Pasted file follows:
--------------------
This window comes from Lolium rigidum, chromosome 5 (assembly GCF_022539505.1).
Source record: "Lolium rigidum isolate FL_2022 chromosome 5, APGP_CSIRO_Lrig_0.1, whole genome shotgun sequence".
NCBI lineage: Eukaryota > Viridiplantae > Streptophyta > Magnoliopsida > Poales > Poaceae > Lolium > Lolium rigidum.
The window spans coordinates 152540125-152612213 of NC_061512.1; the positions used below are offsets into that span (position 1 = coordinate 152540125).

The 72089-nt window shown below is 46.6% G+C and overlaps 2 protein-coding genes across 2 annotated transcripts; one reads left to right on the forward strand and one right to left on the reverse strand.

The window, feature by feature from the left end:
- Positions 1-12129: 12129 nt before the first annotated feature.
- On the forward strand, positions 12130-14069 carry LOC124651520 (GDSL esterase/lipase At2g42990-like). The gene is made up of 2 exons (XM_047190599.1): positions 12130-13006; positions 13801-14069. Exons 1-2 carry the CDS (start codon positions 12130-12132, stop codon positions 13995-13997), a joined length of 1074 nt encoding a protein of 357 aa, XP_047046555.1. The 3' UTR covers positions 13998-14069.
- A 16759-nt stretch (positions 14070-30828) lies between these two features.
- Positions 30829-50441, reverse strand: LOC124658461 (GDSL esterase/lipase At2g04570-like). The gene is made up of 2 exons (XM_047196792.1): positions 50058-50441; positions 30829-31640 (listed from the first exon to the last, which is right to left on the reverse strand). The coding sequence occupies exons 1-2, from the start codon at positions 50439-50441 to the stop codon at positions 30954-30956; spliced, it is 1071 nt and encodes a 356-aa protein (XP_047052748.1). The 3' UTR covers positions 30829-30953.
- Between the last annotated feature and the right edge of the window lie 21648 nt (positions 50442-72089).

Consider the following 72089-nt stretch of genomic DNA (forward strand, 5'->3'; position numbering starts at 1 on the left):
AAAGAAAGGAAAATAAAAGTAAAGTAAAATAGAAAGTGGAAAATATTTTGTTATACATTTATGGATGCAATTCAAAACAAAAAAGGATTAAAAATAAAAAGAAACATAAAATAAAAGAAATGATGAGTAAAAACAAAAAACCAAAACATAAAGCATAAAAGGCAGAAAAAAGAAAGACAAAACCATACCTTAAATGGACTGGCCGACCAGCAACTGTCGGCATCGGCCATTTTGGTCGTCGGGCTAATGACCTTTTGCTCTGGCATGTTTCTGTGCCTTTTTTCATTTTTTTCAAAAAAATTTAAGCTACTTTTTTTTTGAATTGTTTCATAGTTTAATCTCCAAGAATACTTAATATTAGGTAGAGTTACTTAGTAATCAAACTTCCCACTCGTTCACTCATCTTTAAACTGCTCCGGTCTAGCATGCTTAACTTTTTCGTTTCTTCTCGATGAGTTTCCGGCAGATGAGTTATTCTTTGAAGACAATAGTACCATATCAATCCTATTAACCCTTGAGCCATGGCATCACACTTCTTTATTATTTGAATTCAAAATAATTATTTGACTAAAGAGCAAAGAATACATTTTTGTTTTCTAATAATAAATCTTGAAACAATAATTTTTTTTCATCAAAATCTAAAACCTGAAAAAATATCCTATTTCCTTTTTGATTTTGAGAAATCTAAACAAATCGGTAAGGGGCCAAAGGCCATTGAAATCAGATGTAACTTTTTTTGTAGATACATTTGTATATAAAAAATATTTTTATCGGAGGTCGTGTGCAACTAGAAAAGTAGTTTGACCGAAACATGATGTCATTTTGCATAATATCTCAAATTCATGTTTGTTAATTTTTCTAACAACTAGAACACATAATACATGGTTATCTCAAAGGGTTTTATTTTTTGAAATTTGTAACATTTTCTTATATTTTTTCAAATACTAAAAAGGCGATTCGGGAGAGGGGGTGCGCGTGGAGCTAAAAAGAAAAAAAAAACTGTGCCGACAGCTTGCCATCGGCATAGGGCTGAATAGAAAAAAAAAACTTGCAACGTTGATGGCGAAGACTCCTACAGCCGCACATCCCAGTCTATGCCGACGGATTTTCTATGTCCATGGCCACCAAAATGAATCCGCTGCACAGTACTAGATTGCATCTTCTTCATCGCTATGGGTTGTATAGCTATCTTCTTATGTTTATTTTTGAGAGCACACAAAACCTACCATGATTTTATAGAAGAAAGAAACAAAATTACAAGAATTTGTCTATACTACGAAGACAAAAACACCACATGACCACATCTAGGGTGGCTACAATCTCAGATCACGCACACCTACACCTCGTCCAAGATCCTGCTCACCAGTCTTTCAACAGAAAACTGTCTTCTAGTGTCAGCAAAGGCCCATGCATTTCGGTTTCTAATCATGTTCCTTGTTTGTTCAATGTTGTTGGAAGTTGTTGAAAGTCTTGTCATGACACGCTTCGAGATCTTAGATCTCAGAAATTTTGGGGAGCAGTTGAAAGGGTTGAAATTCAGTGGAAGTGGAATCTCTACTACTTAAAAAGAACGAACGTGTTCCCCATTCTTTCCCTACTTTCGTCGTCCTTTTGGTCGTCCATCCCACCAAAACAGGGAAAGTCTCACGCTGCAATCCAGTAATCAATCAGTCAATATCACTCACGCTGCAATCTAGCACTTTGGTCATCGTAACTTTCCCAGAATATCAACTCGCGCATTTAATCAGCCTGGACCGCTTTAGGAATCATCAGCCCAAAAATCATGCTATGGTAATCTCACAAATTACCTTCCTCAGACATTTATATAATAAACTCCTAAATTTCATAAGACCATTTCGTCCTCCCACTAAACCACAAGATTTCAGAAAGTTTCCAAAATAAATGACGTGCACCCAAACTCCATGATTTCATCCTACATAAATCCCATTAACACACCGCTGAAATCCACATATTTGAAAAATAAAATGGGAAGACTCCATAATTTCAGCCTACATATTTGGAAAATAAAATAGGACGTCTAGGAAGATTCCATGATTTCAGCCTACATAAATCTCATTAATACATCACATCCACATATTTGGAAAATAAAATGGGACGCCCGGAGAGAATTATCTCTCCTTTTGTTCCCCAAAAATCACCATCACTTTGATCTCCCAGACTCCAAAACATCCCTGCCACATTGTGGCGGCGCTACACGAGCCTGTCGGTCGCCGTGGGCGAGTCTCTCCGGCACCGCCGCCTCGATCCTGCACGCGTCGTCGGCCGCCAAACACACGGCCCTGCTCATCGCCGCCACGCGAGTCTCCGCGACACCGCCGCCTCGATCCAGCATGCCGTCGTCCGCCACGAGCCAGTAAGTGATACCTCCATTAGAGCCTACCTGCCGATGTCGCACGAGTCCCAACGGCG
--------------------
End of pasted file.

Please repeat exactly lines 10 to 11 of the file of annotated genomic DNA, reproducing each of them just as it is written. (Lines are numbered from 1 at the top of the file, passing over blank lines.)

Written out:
- Positions 30829-50441, reverse strand: LOC124658461 (GDSL esterase/lipase At2g04570-like). The gene is made up of 2 exons (XM_047196792.1): positions 50058-50441; positions 30829-31640 (listed from the first exon to the last, which is right to left on the reverse strand). The coding sequence occupies exons 1-2, from the start codon at positions 50439-50441 to the stop codon at positions 30954-30956; spliced, it is 1071 nt and encodes a 356-aa protein (XP_047052748.1). The 3' UTR covers positions 30829-30953.
- Between the last annotated feature and the right edge of the window lie 21648 nt (positions 50442-72089).